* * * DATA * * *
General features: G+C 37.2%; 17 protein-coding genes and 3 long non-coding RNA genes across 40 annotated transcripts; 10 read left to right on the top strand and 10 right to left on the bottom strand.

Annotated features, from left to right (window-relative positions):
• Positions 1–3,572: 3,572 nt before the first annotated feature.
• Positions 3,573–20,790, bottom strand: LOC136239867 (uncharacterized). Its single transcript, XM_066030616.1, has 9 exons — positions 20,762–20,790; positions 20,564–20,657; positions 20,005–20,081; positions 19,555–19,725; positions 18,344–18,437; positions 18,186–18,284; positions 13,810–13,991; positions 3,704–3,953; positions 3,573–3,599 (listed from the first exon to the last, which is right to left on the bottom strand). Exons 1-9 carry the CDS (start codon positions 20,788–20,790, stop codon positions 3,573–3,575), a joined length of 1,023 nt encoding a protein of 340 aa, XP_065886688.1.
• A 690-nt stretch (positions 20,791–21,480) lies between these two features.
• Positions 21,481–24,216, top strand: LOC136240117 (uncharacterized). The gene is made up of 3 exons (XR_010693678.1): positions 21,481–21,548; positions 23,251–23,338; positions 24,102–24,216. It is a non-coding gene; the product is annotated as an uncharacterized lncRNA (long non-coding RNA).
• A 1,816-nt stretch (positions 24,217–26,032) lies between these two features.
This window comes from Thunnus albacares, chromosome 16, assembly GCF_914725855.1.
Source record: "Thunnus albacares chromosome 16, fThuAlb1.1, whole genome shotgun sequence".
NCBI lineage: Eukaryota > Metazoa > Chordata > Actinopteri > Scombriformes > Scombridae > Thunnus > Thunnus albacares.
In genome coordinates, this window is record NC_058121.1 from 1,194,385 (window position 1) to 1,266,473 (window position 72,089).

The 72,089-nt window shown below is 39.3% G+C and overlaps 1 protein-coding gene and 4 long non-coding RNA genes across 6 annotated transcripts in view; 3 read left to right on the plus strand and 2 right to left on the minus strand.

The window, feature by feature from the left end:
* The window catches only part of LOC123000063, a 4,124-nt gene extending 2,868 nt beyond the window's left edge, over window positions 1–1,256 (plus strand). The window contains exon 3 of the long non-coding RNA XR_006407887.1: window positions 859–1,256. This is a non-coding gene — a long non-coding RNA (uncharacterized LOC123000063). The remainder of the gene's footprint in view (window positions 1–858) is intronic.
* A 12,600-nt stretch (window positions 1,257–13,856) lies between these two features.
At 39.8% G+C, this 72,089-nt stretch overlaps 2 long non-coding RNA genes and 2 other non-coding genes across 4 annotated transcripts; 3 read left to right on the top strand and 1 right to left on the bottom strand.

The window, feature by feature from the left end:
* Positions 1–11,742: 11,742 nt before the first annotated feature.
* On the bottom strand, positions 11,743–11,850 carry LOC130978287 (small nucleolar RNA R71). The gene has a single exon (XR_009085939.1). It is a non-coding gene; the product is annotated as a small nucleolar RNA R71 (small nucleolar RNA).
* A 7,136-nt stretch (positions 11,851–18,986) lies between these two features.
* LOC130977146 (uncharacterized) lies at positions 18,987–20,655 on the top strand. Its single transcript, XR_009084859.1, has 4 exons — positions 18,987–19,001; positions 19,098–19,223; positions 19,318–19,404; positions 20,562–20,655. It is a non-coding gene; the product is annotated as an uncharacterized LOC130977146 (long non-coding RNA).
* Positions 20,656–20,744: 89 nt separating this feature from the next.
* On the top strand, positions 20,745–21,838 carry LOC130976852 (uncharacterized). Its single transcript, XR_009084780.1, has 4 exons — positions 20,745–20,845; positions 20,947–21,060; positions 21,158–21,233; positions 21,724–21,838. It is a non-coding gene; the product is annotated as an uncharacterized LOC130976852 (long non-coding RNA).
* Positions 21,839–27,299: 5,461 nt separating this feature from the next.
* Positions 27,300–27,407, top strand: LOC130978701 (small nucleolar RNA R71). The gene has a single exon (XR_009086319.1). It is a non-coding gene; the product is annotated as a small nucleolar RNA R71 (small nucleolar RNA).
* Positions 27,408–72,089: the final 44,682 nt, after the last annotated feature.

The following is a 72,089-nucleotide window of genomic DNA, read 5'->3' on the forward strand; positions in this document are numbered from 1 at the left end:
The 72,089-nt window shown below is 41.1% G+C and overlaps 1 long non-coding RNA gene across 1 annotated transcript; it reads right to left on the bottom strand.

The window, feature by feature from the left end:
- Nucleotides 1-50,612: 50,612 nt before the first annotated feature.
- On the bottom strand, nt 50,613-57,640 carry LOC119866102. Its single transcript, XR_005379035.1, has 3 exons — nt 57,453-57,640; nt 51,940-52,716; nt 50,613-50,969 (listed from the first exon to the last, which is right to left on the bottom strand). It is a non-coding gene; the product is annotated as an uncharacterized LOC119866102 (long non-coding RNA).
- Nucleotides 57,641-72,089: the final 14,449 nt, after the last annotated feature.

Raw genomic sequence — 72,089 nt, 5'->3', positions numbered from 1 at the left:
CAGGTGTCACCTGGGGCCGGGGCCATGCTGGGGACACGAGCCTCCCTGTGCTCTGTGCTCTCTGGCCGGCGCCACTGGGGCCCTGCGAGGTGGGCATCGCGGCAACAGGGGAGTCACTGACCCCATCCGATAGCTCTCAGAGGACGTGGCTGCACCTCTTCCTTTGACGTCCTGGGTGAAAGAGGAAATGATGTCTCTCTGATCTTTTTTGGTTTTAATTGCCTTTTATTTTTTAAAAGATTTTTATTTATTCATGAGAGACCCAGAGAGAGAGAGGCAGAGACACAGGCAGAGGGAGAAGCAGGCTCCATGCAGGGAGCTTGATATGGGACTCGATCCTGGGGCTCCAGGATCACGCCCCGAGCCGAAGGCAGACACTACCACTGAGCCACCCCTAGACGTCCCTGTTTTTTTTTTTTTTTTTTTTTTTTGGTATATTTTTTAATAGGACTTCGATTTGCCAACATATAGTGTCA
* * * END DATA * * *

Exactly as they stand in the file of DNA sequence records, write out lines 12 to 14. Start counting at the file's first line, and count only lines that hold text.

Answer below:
The 72,089-nt window shown below is 39.3% G+C and overlaps 1 protein-coding gene and 4 long non-coding RNA genes across 6 annotated transcripts in view; 3 read left to right on the plus strand and 2 right to left on the minus strand.

The window, feature by feature from the left end:
* The window catches only part of LOC123000063, a 4,124-nt gene extending 2,868 nt beyond the window's left edge, over window positions 1–1,256 (plus strand). The window contains exon 3 of the long non-coding RNA XR_006407887.1: window positions 859–1,256. This is a non-coding gene — a long non-coding RNA (uncharacterized LOC123000063). The remainder of the gene's footprint in view (window positions 1–858) is intronic.